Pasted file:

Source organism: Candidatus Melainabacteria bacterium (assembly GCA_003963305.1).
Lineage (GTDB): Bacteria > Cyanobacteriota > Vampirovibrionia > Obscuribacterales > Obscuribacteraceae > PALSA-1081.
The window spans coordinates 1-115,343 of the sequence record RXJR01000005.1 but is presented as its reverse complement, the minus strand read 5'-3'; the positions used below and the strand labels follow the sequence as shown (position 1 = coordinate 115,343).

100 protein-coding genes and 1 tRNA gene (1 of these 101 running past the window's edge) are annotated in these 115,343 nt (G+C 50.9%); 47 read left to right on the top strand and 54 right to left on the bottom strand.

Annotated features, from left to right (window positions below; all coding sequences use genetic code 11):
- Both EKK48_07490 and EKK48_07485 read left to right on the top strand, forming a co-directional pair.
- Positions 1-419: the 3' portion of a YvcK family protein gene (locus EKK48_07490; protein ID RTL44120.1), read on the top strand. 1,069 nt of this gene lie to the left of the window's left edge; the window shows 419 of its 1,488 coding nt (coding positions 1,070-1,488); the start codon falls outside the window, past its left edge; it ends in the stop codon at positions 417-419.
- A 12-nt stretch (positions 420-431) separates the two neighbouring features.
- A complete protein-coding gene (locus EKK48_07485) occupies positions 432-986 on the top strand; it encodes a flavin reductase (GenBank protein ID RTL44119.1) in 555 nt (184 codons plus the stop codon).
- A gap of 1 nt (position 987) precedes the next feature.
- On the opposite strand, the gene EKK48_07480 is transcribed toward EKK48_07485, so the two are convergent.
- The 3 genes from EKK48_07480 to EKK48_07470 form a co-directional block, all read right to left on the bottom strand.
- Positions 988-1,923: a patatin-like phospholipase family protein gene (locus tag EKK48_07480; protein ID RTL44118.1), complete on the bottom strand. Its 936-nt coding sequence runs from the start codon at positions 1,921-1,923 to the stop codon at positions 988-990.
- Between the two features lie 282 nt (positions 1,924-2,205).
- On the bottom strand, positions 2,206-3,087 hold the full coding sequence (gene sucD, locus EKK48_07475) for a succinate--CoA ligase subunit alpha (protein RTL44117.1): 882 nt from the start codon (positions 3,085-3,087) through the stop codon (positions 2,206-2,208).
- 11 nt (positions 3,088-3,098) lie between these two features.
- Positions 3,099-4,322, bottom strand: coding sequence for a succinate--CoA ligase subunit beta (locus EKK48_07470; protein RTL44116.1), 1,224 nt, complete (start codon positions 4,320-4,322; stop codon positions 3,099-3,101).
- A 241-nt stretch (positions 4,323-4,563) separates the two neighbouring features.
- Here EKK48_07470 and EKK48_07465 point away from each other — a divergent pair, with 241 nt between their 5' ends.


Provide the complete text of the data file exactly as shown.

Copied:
Source organism: Candidatus Melainabacteria bacterium (assembly GCA_003963305.1).
Lineage (GTDB): Bacteria > Cyanobacteriota > Vampirovibrionia > Obscuribacterales > Obscuribacteraceae > PALSA-1081.
The window spans coordinates 1-115,343 of the sequence record RXJR01000005.1 but is presented as its reverse complement, the minus strand read 5'-3'; the positions used below and the strand labels follow the sequence as shown (position 1 = coordinate 115,343).

100 protein-coding genes and 1 tRNA gene (1 of these 101 running past the window's edge) are annotated in these 115,343 nt (G+C 50.9%); 47 read left to right on the top strand and 54 right to left on the bottom strand.

Annotated features, from left to right (window positions below; all coding sequences use genetic code 11):
- Both EKK48_07490 and EKK48_07485 read left to right on the top strand, forming a co-directional pair.
- Positions 1-419: the 3' portion of a YvcK family protein gene (locus EKK48_07490; protein ID RTL44120.1), read on the top strand. 1,069 nt of this gene lie to the left of the window's left edge; the window shows 419 of its 1,488 coding nt (coding positions 1,070-1,488); the start codon falls outside the window, past its left edge; it ends in the stop codon at positions 417-419.
- A 12-nt stretch (positions 420-431) separates the two neighbouring features.
- A complete protein-coding gene (locus EKK48_07485) occupies positions 432-986 on the top strand; it encodes a flavin reductase (GenBank protein ID RTL44119.1) in 555 nt (184 codons plus the stop codon).
- A gap of 1 nt (position 987) precedes the next feature.
- On the opposite strand, the gene EKK48_07480 is transcribed toward EKK48_07485, so the two are convergent.
- The 3 genes from EKK48_07480 to EKK48_07470 form a co-directional block, all read right to left on the bottom strand.
- Positions 988-1,923: a patatin-like phospholipase family protein gene (locus tag EKK48_07480; protein ID RTL44118.1), complete on the bottom strand. Its 936-nt coding sequence runs from the start codon at positions 1,921-1,923 to the stop codon at positions 988-990.
- Between the two features lie 282 nt (positions 1,924-2,205).
- On the bottom strand, positions 2,206-3,087 hold the full coding sequence (gene sucD, locus EKK48_07475) for a succinate--CoA ligase subunit alpha (protein RTL44117.1): 882 nt from the start codon (positions 3,085-3,087) through the stop codon (positions 2,206-2,208).
- 11 nt (positions 3,088-3,098) lie between these two features.
- Positions 3,099-4,322, bottom strand: coding sequence for a succinate--CoA ligase subunit beta (locus EKK48_07470; protein RTL44116.1), 1,224 nt, complete (start codon positions 4,320-4,322; stop codon positions 3,099-3,101).
- A 241-nt stretch (positions 4,323-4,563) separates the two neighbouring features.
- Here EKK48_07470 and EKK48_07465 point away from each other — a divergent pair, with 241 nt between their 5' ends.